But the people were adamant, and Saul became king. Saul started out well, but soon became corrupt; David was next, and of all the kings he was the best, even though he was far from perfect. Solomon did lots of good, and he was thought to be very wise, but he enslaved thousands of people and had a huge harem. He used people, just as Samuel had warned. From Solomon on the kings were mostly terrible leaders, interested in the power and prestige related to being king. Herod, the king at the time of Jesus, was mostly a king in name only, and owed his position to the Romans.
Jesus has thrown down the gauntlet against the evil one and all demonic powers. He has thrown down the gauntlet against political and religious leaders and the evil systems in which they participate. The powers-that-be, both spiritual and human, will respond and take up the gauntlet, take up the challenge. They will put an end to Jesus’ life.
But God has the last word. Jesus is raised from death. God has the power – over death, and over all evil powers. In the end, evil will not win, love will. It’s hard to see that today, though, isn’t it? It sure looks like our leaders are no different than the leaders of Jesus’ time. It sure looks like there is evil present in our modern families. It sure looks like the powerful people still oppress the weak and poor people.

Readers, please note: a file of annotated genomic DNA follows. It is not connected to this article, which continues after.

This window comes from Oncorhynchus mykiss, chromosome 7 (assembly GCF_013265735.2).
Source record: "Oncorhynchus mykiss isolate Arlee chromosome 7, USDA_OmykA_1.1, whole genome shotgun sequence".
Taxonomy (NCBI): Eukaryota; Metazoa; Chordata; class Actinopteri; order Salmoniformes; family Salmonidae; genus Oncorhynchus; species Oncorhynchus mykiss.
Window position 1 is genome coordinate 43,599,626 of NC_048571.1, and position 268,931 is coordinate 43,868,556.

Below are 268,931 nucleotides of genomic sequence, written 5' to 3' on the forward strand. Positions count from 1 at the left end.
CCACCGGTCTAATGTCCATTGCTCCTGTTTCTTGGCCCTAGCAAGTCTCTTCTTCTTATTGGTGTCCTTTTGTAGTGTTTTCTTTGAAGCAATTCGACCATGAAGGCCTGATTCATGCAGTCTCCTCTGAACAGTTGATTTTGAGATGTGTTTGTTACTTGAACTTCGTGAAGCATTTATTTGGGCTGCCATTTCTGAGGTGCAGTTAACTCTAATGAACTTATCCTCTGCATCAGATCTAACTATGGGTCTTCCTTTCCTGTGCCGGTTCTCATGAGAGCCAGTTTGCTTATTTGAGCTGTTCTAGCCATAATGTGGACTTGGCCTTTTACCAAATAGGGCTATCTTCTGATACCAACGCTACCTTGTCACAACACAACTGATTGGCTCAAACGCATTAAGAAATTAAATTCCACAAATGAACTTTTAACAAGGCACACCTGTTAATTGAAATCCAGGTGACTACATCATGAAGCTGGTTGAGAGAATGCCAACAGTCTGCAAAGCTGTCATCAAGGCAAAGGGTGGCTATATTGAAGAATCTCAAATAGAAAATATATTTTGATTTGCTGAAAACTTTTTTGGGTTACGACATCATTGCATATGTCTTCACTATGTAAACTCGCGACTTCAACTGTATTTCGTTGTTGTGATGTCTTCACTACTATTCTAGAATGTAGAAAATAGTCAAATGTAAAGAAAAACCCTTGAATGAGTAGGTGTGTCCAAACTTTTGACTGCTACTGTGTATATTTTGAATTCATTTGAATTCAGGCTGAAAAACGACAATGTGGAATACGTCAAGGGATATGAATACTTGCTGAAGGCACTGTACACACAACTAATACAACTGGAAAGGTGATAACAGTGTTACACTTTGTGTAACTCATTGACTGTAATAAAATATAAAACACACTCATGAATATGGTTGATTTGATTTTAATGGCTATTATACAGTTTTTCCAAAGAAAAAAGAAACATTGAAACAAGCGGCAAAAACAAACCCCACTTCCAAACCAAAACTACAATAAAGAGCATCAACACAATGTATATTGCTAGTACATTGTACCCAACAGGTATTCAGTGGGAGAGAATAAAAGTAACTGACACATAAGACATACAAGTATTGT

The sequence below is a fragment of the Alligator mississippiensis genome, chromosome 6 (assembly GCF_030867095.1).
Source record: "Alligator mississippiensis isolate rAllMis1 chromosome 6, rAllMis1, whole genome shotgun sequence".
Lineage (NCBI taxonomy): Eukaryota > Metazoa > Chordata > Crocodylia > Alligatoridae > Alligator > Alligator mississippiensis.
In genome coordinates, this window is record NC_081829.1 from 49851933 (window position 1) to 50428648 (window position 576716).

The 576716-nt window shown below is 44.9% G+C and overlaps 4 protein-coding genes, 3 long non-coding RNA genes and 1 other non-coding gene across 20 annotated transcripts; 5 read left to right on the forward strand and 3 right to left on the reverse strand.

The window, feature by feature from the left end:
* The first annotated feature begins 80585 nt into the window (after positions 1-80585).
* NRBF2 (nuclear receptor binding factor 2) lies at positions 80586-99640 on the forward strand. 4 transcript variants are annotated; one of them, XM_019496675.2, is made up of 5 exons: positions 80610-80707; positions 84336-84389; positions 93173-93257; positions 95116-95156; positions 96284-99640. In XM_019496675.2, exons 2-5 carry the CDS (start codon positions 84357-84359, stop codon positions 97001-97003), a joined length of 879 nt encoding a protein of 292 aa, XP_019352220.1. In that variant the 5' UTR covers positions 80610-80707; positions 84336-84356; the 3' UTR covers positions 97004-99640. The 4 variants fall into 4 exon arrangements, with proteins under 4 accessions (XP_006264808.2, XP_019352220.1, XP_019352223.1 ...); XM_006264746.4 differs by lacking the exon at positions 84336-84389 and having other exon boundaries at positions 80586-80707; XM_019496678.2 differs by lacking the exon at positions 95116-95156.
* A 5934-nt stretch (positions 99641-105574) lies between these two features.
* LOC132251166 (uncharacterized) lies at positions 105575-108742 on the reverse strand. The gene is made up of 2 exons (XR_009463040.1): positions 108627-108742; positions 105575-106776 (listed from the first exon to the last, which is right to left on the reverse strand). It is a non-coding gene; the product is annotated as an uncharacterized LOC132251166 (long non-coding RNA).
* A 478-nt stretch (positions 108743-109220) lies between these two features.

So what are we to do? First, we can remember that Jesus confronted evil and evil-doers with no violence. He was no pushover, but he was never violent. Well, except for that episode with overturning the tables of the money-changers. Another example of Jesus throwing down the gauntlet.
And, second, we can remember that Jesus reached out in love to heal what was broken. He fought against evil with the gauntlet of love.
So, an example. I spoke recently with a person who works at CREST, the school for students with special needs. I was struck by several of her comments, but there’s one in particular I want to share. Especially since the 1990’s, there have been strict rules about adults touching children and youth – whether in schools or in churches. That usually means that teachers never hug students. But at Crest, the touch of a hug is an essential part of the learning environment.
It is with our love, expressed in as many ways as possible, that we will confront the evil still present in our world. What evil do you see? How can you throw down a gauntlet of love? It may be as simple as sharing a hug. It may be as important as praying before casting a vote. It may mean helping a victim stand up to a bully. It may mean feeding hungry people, clothing those who have no clothes, and visiting those in nursing homes and in prison.
Please pray with me. Loving God, with your love we can confront evil wherever we find it. Give us the heart and the courage to throw down a gauntlet of love as often as we can. Amen